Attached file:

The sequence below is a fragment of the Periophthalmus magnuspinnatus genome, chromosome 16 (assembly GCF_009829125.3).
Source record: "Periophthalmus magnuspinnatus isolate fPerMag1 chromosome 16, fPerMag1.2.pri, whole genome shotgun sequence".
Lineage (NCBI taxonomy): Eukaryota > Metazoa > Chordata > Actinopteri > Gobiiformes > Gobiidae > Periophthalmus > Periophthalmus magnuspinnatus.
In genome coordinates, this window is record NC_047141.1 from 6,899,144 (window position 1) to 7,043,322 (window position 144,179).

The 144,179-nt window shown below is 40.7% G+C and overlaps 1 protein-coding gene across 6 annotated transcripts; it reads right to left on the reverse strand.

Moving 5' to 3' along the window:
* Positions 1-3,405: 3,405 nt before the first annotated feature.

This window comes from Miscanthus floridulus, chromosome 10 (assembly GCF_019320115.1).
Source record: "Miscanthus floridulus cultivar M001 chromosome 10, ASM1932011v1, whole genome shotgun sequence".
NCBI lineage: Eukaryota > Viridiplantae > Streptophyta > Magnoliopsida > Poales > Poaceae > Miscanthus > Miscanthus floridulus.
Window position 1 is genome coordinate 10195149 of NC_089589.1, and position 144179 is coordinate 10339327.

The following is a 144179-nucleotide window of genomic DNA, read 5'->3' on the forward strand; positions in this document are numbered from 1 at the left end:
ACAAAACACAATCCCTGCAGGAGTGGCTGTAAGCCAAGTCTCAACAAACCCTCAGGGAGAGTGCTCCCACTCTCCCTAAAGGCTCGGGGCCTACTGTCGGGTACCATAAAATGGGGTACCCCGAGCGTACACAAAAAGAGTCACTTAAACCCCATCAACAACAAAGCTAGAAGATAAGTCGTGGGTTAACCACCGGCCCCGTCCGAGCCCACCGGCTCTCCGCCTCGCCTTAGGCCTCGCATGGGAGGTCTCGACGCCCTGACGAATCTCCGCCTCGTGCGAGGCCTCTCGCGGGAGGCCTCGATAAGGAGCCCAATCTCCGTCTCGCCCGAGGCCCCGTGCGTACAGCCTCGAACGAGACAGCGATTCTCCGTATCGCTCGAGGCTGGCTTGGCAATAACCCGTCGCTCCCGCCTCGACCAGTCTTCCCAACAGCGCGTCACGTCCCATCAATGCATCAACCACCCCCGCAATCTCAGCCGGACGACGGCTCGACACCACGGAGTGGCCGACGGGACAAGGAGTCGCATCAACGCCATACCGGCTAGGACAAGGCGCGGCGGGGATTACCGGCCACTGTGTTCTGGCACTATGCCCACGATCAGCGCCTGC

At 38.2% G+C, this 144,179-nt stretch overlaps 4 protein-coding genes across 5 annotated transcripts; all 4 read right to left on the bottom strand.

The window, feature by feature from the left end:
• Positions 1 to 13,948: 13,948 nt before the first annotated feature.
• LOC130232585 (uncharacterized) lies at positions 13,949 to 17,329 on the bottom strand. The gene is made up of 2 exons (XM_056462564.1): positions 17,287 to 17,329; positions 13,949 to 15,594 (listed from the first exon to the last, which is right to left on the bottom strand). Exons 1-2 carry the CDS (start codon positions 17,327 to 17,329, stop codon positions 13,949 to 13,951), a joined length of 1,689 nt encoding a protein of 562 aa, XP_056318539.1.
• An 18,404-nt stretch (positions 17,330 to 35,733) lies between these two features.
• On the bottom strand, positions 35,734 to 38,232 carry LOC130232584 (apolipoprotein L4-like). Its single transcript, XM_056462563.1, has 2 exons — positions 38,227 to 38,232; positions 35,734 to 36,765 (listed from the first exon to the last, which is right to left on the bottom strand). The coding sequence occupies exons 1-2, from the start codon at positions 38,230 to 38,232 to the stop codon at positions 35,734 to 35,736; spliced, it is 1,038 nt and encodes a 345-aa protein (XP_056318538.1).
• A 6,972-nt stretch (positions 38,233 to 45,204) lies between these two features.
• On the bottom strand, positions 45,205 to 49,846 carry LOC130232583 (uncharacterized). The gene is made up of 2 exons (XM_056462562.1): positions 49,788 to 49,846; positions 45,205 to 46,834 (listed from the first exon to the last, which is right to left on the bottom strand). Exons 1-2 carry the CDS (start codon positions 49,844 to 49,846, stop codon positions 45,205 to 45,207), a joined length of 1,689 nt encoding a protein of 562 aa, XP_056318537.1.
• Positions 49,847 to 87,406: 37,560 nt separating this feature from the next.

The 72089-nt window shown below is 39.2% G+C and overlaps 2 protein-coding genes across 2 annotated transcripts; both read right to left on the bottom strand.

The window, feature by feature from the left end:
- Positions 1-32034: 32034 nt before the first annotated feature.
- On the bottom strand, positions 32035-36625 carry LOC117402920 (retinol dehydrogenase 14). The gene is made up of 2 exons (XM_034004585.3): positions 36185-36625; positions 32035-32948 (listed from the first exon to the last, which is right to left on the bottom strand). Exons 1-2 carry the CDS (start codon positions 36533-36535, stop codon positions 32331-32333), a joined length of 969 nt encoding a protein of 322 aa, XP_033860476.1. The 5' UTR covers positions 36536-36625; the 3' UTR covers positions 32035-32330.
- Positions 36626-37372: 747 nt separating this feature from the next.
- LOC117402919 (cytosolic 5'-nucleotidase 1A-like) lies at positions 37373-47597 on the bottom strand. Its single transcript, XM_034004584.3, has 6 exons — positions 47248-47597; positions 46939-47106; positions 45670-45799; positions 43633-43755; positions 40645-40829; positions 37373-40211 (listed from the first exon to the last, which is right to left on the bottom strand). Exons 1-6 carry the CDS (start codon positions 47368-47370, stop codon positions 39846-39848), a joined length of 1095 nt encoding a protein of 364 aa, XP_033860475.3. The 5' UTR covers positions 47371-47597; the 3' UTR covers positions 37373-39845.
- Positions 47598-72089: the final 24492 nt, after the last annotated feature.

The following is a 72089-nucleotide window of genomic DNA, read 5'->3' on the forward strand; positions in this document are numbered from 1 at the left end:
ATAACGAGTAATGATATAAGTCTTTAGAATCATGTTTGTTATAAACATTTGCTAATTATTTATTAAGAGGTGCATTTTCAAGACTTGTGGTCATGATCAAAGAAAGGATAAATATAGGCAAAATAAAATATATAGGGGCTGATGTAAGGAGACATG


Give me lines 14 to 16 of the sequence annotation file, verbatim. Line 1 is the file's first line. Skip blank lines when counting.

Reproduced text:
At 38.2% G+C, this 144,179-nt stretch overlaps 4 protein-coding genes across 5 annotated transcripts; all 4 read right to left on the bottom strand.

The window, feature by feature from the left end:
• Positions 1 to 13,948: 13,948 nt before the first annotated feature.